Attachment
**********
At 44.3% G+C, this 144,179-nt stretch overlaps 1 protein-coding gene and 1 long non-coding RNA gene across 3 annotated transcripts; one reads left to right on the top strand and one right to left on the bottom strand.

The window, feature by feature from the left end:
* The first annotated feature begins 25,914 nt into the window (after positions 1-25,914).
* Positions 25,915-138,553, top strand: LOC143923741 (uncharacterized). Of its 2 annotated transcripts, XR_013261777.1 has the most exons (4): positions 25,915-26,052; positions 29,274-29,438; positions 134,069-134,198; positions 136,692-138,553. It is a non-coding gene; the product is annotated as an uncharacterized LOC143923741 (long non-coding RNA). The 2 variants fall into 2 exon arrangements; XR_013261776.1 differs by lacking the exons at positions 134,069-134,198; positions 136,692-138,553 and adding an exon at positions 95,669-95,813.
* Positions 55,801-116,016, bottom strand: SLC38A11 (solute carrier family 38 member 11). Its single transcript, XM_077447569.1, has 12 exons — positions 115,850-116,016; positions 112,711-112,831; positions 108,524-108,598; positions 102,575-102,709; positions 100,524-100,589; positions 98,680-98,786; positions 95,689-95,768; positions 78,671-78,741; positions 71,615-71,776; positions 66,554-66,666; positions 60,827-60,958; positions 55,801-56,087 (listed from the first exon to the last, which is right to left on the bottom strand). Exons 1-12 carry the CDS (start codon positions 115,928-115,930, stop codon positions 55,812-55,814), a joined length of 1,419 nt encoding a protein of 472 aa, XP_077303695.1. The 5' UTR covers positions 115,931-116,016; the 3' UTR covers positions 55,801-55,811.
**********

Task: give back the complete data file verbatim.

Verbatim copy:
At 44.3% G+C, this 144,179-nt stretch overlaps 1 protein-coding gene and 1 long non-coding RNA gene across 3 annotated transcripts; one reads left to right on the top strand and one right to left on the bottom strand.

The window, feature by feature from the left end:
* The first annotated feature begins 25,914 nt into the window (after positions 1-25,914).
* Positions 25,915-138,553, top strand: LOC143923741 (uncharacterized). Of its 2 annotated transcripts, XR_013261777.1 has the most exons (4): positions 25,915-26,052; positions 29,274-29,438; positions 134,069-134,198; positions 136,692-138,553. It is a non-coding gene; the product is annotated as an uncharacterized LOC143923741 (long non-coding RNA). The 2 variants fall into 2 exon arrangements; XR_013261776.1 differs by lacking the exons at positions 134,069-134,198; positions 136,692-138,553 and adding an exon at positions 95,669-95,813.
* Positions 55,801-116,016, bottom strand: SLC38A11 (solute carrier family 38 member 11). Its single transcript, XM_077447569.1, has 12 exons — positions 115,850-116,016; positions 112,711-112,831; positions 108,524-108,598; positions 102,575-102,709; positions 100,524-100,589; positions 98,680-98,786; positions 95,689-95,768; positions 78,671-78,741; positions 71,615-71,776; positions 66,554-66,666; positions 60,827-60,958; positions 55,801-56,087 (listed from the first exon to the last, which is right to left on the bottom strand). Exons 1-12 carry the CDS (start codon positions 115,928-115,930, stop codon positions 55,812-55,814), a joined length of 1,419 nt encoding a protein of 472 aa, XP_077303695.1. The 5' UTR covers positions 115,931-116,016; the 3' UTR covers positions 55,801-55,811.